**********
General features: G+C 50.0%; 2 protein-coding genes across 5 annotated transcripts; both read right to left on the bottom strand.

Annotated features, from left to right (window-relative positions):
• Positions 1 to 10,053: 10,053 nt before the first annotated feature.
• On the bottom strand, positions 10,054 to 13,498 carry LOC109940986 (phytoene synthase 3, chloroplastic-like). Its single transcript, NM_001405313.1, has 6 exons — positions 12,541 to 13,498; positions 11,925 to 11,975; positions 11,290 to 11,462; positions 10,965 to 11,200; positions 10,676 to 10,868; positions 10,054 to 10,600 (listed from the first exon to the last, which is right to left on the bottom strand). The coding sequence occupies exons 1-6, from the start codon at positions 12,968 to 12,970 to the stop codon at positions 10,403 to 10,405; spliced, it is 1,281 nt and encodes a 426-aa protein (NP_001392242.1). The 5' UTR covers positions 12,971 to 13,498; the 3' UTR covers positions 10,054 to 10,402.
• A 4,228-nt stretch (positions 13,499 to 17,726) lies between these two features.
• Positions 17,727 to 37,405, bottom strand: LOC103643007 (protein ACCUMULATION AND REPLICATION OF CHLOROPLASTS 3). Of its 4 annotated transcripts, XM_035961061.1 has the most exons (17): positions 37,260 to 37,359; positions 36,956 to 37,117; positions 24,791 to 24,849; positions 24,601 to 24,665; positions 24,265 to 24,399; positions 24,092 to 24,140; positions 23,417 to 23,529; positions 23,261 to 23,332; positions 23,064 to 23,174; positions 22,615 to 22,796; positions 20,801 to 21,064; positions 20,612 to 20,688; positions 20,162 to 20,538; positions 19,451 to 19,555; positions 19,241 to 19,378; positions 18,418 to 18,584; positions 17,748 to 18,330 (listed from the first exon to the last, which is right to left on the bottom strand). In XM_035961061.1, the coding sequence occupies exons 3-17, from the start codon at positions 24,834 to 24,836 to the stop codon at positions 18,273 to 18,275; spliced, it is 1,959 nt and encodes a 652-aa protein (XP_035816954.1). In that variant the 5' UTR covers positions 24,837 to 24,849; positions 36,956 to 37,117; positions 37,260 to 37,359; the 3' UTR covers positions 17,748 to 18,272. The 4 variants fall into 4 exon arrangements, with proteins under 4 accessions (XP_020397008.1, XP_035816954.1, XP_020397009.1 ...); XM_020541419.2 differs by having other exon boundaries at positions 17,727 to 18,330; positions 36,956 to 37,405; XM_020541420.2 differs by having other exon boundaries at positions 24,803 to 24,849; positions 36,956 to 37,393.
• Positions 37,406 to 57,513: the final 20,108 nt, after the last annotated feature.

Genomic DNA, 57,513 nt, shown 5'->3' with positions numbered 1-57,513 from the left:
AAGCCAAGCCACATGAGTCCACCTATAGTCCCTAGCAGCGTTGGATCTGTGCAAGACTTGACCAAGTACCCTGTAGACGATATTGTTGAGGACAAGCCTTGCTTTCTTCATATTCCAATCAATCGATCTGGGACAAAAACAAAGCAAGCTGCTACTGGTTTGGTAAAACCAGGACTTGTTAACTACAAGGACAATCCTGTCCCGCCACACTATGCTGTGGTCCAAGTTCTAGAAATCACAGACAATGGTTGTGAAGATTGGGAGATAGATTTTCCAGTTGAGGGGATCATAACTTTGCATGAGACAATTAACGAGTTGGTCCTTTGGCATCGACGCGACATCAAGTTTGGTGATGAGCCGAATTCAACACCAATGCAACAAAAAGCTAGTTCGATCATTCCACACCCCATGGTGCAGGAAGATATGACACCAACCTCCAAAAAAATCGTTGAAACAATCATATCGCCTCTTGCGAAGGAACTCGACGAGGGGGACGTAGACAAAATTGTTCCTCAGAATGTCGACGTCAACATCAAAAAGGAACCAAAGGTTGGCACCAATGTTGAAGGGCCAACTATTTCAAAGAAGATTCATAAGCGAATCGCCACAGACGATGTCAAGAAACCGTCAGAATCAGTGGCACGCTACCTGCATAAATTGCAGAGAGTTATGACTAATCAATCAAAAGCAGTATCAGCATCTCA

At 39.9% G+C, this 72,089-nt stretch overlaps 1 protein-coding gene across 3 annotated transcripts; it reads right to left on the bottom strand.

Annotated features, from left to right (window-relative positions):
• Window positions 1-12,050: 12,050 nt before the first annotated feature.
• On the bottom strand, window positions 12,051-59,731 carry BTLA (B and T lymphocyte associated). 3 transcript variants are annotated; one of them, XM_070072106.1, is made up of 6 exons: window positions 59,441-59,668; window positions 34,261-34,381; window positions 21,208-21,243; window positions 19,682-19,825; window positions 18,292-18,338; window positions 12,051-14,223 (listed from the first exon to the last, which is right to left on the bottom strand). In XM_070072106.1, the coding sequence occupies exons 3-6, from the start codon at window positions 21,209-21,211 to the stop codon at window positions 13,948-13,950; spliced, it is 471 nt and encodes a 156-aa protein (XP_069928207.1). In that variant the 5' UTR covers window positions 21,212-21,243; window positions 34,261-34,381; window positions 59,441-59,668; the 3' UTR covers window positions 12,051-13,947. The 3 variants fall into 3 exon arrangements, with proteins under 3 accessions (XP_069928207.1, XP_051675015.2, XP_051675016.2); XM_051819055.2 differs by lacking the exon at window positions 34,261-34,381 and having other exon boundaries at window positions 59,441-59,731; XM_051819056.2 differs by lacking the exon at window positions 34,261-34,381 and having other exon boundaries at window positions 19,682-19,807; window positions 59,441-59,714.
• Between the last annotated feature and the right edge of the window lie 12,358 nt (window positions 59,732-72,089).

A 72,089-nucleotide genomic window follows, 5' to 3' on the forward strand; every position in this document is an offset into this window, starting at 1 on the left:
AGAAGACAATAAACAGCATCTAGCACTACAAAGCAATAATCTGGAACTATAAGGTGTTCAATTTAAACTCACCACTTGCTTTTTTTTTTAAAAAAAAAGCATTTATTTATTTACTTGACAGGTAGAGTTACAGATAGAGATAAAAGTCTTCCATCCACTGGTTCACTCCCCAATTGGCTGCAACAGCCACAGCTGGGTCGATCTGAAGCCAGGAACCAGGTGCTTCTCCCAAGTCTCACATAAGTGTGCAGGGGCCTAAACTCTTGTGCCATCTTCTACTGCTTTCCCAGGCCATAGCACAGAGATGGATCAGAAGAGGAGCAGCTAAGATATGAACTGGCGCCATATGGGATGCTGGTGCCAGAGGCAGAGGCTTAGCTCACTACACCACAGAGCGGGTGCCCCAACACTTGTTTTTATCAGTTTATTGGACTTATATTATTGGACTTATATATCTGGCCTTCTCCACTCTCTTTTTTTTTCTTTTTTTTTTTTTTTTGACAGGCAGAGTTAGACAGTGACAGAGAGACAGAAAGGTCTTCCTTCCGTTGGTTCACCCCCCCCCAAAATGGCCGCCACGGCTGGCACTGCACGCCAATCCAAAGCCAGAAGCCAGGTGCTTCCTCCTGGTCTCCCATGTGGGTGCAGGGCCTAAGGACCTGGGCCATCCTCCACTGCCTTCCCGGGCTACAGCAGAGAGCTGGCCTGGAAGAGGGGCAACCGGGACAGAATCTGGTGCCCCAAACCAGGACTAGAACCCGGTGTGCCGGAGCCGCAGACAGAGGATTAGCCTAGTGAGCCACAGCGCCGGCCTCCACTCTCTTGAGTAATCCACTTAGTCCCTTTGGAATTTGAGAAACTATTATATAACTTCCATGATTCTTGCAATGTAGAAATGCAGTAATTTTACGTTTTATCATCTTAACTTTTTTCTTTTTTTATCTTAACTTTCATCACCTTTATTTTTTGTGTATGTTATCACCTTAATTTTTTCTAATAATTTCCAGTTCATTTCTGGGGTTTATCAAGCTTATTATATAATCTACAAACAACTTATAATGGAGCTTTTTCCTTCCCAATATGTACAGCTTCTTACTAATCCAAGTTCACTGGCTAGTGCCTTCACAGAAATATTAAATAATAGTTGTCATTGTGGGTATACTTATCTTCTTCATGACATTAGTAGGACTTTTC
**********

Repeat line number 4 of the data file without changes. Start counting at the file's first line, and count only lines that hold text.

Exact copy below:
• On the bottom strand, positions 10,054 to 13,498 carry LOC109940986 (phytoene synthase 3, chloroplastic-like). Its single transcript, NM_001405313.1, has 6 exons — positions 12,541 to 13,498; positions 11,925 to 11,975; positions 11,290 to 11,462; positions 10,965 to 11,200; positions 10,676 to 10,868; positions 10,054 to 10,600 (listed from the first exon to the last, which is right to left on the bottom strand). The coding sequence occupies exons 1-6, from the start codon at positions 12,968 to 12,970 to the stop codon at positions 10,403 to 10,405; spliced, it is 1,281 nt and encodes a 426-aa protein (NP_001392242.1). The 5' UTR covers positions 12,971 to 13,498; the 3' UTR covers positions 10,054 to 10,402.